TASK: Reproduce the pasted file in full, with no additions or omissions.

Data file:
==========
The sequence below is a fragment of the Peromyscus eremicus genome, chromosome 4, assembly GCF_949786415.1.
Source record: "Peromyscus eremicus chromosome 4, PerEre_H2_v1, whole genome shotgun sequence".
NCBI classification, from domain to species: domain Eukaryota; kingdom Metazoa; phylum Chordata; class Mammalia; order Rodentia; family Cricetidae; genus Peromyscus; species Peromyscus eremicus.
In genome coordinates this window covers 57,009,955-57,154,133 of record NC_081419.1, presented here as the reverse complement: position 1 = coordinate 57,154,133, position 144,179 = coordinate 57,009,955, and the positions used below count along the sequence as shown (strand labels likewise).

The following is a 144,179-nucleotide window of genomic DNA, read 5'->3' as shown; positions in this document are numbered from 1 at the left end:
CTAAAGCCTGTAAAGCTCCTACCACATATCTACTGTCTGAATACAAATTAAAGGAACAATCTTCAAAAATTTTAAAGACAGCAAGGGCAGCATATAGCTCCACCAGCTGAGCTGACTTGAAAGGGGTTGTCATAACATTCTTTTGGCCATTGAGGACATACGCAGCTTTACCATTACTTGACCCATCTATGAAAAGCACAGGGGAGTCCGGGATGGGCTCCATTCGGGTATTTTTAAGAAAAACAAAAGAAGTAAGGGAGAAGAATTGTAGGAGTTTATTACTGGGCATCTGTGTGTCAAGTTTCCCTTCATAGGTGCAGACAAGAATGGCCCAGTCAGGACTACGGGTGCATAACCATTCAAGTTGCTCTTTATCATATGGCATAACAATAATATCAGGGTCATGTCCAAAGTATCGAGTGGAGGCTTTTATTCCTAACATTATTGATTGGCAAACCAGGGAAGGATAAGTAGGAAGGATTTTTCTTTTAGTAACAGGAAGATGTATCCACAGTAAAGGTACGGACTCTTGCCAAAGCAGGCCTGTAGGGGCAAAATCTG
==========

The sequence below is a fragment of the Peromyscus eremicus genome, chromosome 4, assembly GCF_949786415.1.
Source record: "Peromyscus eremicus chromosome 4, PerEre_H2_v1, whole genome shotgun sequence".
NCBI classification, from domain to species: domain Eukaryota; kingdom Metazoa; phylum Chordata; class Mammalia; order Rodentia; family Cricetidae; genus Peromyscus; species Peromyscus eremicus.
In genome coordinates this window covers 57,009,955-57,154,133 of record NC_081419.1, presented here as the reverse complement: position 1 = coordinate 57,154,133, position 144,179 = coordinate 57,009,955, and the positions used below count along the sequence as shown (strand labels likewise).

The following is a 144,179-nucleotide window of genomic DNA, read 5'->3' as shown; positions in this document are numbered from 1 at the left end:
CTAAAGCCTGTAAAGCTCCTACCACATATCTACTGTCTGAATACAAATTAAAGGAACAATCTTCAAAAATTTTAAAGACAGCAAGGGCAGCATATAGCTCCACCAGCTGAGCTGACTTGAAAGGGGTTGTCATAACATTCTTTTGGCCATTGAGGACATACGCAGCTTTACCATTACTTGACCCATCTATGAAAAGCACAGGGGAGTCCGGGATGGGCTCCATTCGGGTATTTTTAAGAAAAACAAAAGAAGTAAGGGAGAAGAATTGTAGGAGTTTATTACTGGGCATCTGTGTGTCAAGTTTCCCTTCATAGGTGCAGACAAGAATGGCCCAGTCAGGACTACGGGTGCATAACCATTCAAGTTGCTCTTTATCATATGGCATAACAATAATATCAGGGTCATGTCCAAAGTATCGAGTGGAGGCTTTTATTCCTAACATTATTGATTGGCAAACCAGGGAAGGATAAGTAGGAAGGATTTTTCTTTTAGTAACAGGAAGATGTATCCACAGTAAAGGTACGGACTCTTGCCAAAGCAGGCCTGTAGGGGCAAAATCTG